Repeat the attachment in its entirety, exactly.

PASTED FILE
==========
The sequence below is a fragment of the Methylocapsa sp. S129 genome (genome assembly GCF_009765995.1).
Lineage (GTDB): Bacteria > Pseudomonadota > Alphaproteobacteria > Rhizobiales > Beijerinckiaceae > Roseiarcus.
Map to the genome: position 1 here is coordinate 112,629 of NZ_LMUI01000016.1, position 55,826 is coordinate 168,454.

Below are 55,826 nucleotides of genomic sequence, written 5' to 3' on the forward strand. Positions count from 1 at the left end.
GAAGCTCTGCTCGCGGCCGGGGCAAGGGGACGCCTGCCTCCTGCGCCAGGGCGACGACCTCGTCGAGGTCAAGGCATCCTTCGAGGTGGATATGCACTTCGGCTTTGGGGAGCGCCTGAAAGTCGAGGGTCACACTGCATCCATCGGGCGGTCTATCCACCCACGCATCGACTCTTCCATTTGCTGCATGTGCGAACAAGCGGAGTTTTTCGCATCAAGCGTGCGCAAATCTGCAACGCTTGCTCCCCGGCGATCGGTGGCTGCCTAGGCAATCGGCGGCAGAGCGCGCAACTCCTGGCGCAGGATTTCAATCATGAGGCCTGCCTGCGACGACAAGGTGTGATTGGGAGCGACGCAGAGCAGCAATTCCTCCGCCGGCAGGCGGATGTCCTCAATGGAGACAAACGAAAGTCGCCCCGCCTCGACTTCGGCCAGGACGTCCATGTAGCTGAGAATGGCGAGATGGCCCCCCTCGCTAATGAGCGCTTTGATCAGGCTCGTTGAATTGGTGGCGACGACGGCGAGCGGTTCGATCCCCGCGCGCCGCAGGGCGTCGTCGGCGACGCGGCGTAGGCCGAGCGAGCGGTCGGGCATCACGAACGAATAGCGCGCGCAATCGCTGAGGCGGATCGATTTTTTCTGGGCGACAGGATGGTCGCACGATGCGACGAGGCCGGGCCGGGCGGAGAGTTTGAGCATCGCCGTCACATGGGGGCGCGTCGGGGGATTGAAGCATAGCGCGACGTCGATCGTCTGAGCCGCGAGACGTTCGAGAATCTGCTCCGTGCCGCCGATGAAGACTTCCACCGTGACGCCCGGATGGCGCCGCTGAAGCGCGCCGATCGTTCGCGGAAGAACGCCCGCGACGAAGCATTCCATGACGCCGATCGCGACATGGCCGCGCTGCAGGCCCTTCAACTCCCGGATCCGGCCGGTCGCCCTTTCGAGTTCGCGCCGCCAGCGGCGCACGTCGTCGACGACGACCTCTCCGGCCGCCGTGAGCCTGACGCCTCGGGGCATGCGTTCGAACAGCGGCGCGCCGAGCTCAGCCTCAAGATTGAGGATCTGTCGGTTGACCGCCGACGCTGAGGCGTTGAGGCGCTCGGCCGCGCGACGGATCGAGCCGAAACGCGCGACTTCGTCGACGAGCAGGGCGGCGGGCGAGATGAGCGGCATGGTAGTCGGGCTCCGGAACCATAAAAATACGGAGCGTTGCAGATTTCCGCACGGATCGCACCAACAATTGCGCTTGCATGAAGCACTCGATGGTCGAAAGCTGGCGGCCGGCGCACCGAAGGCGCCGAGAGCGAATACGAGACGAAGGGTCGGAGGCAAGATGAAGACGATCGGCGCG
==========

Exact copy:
The sequence below is a fragment of the Methylocapsa sp. S129 genome (genome assembly GCF_009765995.1).
Lineage (GTDB): Bacteria > Pseudomonadota > Alphaproteobacteria > Rhizobiales > Beijerinckiaceae > Roseiarcus.
Map to the genome: position 1 here is coordinate 112,629 of NZ_LMUI01000016.1, position 55,826 is coordinate 168,454.

Below are 55,826 nucleotides of genomic sequence, written 5' to 3' on the forward strand. Positions count from 1 at the left end.
GAAGCTCTGCTCGCGGCCGGGGCAAGGGGACGCCTGCCTCCTGCGCCAGGGCGACGACCTCGTCGAGGTCAAGGCATCCTTCGAGGTGGATATGCACTTCGGCTTTGGGGAGCGCCTGAAAGTCGAGGGTCACACTGCATCCATCGGGCGGTCTATCCACCCACGCATCGACTCTTCCATTTGCTGCATGTGCGAACAAGCGGAGTTTTTCGCATCAAGCGTGCGCAAATCTGCAACGCTTGCTCCCCGGCGATCGGTGGCTGCCTAGGCAATCGGCGGCAGAGCGCGCAACTCCTGGCGCAGGATTTCAATCATGAGGCCTGCCTGCGACGACAAGGTGTGATTGGGAGCGACGCAGAGCAGCAATTCCTCCGCCGGCAGGCGGATGTCCTCAATGGAGACAAACGAAAGTCGCCCCGCCTCGACTTCGGCCAGGACGTCCATGTAGCTGAGAATGGCGAGATGGCCCCCCTCGCTAATGAGCGCTTTGATCAGGCTCGTTGAATTGGTGGCGACGACGGCGAGCGGTTCGATCCCCGCGCGCCGCAGGGCGTCGTCGGCGACGCGGCGTAGGCCGAGCGAGCGGTCGGGCATCACGAACGAATAGCGCGCGCAATCGCTGAGGCGGATCGATTTTTTCTGGGCGACAGGATGGTCGCACGATGCGACGAGGCCGGGCCGGGCGGAGAGTTTGAGCATCGCCGTCACATGGGGGCGCGTCGGGGGATTGAAGCATAGCGCGACGTCGATCGTCTGAGCCGCGAGACGTTCGAGAATCTGCTCCGTGCCGCCGATGAAGACTTCCACCGTGACGCCCGGATGGCGCCGCTGAAGCGCGCCGATCGTTCGCGGAAGAACGCCCGCGACGAAGCATTCCATGACGCCGATCGCGACATGGCCGCGCTGCAGGCCCTTCAACTCCCGGATCCGGCCGGTCGCCCTTTCGAGTTCGCGCCGCCAGCGGCGCACGTCGTCGACGACGACCTCTCCGGCCGCCGTGAGCCTGACGCCTCGGGGCATGCGTTCGAACAGCGGCGCGCCGAGCTCAGCCTCAAGATTGAGGATCTGTCGGTTGACCGCCGACGCTGAGGCGTTGAGGCGCTCGGCCGCGCGACGGATCGAGCCGAAACGCGCGACTTCGTCGACGAGCAGGGCGGCGGGCGAGATGAGCGGCATGGTAGTCGGGCTCCGGAACCATAAAAATACGGAGCGTTGCAGATTTCCGCACGGATCGCACCAACAATTGCGCTTGCATGAAGCACTCGATGGTCGAAAGCTGGCGGCCGGCGCACCGAAGGCGCCGAGAGCGAATACGAGACGAAGGGTCGGAGGCAAGATGAAGACGATCGGCGCG